Do I work on a computer?
To participate in our online events you’ll need a Computer or Smart Phone or iPad/Tablet with internet access and reasonable bandwidth. Our studio workshops are delivered via ZOOM video conferencing software with DropBox facilitating our direct File Request uploads/downloads, and if needed Team Viewer Remote Desktop software. In our residential face-to-face workshops it is essential to have your own computer with you, as your entire workflow from capture to processing, editing, printing and publishing is what the event revolves around. In some workshops, such as our 3DLUT Creator workshop, you need to have the software already installed and working on your computer as practising and problem solving with your own images is critically important. But with other workshops, such as our Digital Printing or Fine Art Reproduction studio workshops this is less critical, though using a web cam to explore and analyse your working and viewing environment can be particularly helpful in the implementation of relevant ISO standards and workflow refinements. In all cases our mode of presentation, whether online or face-to-face is innovative, engaging and accessible across a wide demographic. We also never present any of our workshops or courses in a traditional ‘computer lab’ environment’ where everyone sits at an identical computer and ‘builds an identical widget’. Pedagogically we find this approach far too limiting and inefficient for the breadth and intensity of the material we cover, and most importantly, your application, integration, and creative aspirations.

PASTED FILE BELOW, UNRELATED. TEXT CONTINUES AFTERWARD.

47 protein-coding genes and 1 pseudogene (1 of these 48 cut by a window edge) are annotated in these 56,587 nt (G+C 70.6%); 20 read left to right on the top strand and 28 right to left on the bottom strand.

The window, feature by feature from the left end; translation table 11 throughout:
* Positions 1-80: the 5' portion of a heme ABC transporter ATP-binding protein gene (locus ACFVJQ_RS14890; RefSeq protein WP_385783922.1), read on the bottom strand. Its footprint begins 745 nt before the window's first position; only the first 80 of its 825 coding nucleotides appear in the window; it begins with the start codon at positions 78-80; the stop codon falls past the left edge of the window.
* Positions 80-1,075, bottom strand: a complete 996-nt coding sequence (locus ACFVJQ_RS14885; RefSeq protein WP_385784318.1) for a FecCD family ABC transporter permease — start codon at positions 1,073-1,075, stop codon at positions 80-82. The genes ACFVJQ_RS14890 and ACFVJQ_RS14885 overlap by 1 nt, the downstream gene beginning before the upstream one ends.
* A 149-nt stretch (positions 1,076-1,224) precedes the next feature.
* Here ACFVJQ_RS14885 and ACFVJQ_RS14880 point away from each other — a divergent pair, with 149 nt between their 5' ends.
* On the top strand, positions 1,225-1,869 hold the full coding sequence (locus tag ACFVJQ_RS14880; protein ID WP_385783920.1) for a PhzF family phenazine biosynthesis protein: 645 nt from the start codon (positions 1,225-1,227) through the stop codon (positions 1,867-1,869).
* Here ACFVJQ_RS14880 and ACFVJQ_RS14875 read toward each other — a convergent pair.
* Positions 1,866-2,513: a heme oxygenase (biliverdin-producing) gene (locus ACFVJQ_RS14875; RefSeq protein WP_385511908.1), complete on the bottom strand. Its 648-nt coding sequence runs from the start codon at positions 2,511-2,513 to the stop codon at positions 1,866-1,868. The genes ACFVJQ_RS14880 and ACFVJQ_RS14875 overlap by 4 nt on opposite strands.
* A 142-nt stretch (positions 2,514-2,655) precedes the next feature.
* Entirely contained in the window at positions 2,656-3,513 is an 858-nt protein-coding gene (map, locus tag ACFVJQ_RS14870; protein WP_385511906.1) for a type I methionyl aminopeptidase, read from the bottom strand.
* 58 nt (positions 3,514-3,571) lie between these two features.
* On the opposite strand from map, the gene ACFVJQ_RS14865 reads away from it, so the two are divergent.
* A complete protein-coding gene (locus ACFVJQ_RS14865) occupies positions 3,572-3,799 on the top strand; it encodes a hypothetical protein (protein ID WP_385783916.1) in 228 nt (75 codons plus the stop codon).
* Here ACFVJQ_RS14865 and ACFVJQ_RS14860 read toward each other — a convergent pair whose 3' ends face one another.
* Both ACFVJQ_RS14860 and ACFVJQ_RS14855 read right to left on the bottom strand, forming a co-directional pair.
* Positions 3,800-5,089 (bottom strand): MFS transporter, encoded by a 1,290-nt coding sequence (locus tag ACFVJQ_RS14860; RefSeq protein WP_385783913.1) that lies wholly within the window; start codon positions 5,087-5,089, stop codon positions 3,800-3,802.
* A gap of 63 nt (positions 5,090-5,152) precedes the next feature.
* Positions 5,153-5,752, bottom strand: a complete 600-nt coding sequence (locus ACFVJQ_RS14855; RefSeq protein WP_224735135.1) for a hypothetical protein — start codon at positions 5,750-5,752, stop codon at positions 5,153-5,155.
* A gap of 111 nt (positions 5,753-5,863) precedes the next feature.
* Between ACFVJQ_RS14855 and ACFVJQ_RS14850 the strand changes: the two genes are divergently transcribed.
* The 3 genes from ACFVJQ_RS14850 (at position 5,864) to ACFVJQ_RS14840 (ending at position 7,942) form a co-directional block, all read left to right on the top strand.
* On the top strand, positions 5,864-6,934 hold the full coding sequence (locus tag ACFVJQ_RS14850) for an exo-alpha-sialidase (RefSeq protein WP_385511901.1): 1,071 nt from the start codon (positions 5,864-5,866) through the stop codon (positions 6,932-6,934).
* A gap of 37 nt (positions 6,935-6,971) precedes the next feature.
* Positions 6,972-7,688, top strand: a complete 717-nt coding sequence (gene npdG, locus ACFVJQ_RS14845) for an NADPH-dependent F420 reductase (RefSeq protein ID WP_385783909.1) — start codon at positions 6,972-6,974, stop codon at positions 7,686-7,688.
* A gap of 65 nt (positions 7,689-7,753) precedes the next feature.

What order should I take your studio workshops in?
Though some people attend our workshops in the order in which they are presented throughout the year, just as many attend on a ‘need to know basis’. It is also not unusual for someone to enrol in an ‘introductory level’ workshop (to fill in ‘the gaps’) after they have attended some of our more ‘advanced’ workshops, while others repeatedly enrol in the same workshops over a number of years in order to keep abreast of the latest developments in that field.